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10 Tax Mistakes to Avoid


Here are 10 of the most common tax mistakes made on income-tax returns, according to the Internal Revenue Service. Tax mistakes can delay processing of your return and mailing of your refund, and lead to more serious problems such as audits.

1. Failing to Sign and Date Return

It sounds so simple, doesn't it? And yet, year after year, one of the most common tax mistakes is forgetting to sign your tax return. The IRS does not accept tax returns that are not signed. And remember: Both spouses must sign a joint return.

See more: Top 5 Tips for Getting Your Tax Refund Quickly

2. Checking Wrong Filing Status

Another common tax mistake is choosing the wrong filing status. You have five choices: single, married filing jointly, married filing separately, head of household and qualifying widower. Taxpayers often incorrectly claim head of household filing status without meeting the requirements. 

3. Messing up Social Security Numbers

Here's another easily avoidable tax mistake: The names and Social Security numbers for the taxpayer, taxpayer’s spouse, dependents, and children who qualify for the Earned Income Credit or Child Tax Credit must be included on the return exactly as they appear on the Social Security Cards.

4. Failing to Report Income

According to the IRS, taxpayers often make the mistake of failing to report income that's not including on a W-2 or 1099 form such as rental income or self-employment income. If you forget to report that type of income, it may cost you in the long run. The IRS can assess interest and penalties.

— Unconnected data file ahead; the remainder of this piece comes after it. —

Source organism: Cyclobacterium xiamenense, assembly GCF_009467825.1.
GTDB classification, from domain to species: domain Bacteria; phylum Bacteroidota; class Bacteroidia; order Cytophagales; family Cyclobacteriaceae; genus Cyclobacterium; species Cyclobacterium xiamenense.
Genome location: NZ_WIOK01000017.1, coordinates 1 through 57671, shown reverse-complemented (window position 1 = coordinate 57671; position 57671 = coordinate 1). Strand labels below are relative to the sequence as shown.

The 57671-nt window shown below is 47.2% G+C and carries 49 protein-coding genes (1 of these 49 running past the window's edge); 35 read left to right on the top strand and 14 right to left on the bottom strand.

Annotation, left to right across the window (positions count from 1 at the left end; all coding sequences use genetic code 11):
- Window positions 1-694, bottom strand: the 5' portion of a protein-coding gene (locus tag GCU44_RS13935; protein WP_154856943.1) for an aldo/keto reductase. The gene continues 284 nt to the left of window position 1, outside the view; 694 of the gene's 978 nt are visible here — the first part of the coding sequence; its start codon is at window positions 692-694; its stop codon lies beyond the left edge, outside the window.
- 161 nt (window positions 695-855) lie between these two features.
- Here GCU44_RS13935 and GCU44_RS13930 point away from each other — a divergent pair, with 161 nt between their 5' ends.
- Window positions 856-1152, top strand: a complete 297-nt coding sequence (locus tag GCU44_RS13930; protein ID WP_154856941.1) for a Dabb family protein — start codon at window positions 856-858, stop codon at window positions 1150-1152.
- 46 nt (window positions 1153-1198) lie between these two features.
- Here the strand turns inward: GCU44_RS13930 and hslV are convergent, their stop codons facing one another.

5. Using the Wrong IRS Form

There are so many different kinds of tax forms it's easy to understand why this is among the most common mistakes. Take care to review the instructions on all forms and schedules to make sure you're using them correctly and accurately.

6. Claiming Inelegible Dependents

A qualifying dependent can be a child or a relative, but never your spouse. To claim someone as a dependent, that person must be a U.S. citizen, U.S. resident alien, U.S. national or resident of Canada or Mexico for some part of the year. 

7. Overlooking the Earned Income Credit

The Earned Income Credit is designed for low- to moderate-income working individuals and families. Congress approved the tax credit in 1975 in part to offset the burden of Social Security taxes and to provide an incentive to work. Both your earned income and adjusted gross income needs to be within certain ranges for you to qualify. 

8. Failing to Pay and Report Payroll Taxes

If you hire household workers such as a house cleaner, an in-home caregiver, or a nanny, you must pay and report payroll taxes beyond a certain income threshold.

9. Forgetting About the Alternative Minimum Tax

Federal tax laws provide tax benefits for certain kinds of income and allow special deductions and credits for certain kinds of expenses. The alternative minimum tax is an attempt by the IRS to ensure that anyone who benefits from these tax advantages pays at least a minimum amount of tax, according to the government.

10. Failing to File a Return

Yes, it seems silly to even bring this up. And yet many Americans make this tax mistake. Even if you don't owe taxes to the government, you've still got to file a return if you earned an income. And if you are due a return? Bad news: Taxpayers forfeit refunds if they don't file returns within three years.

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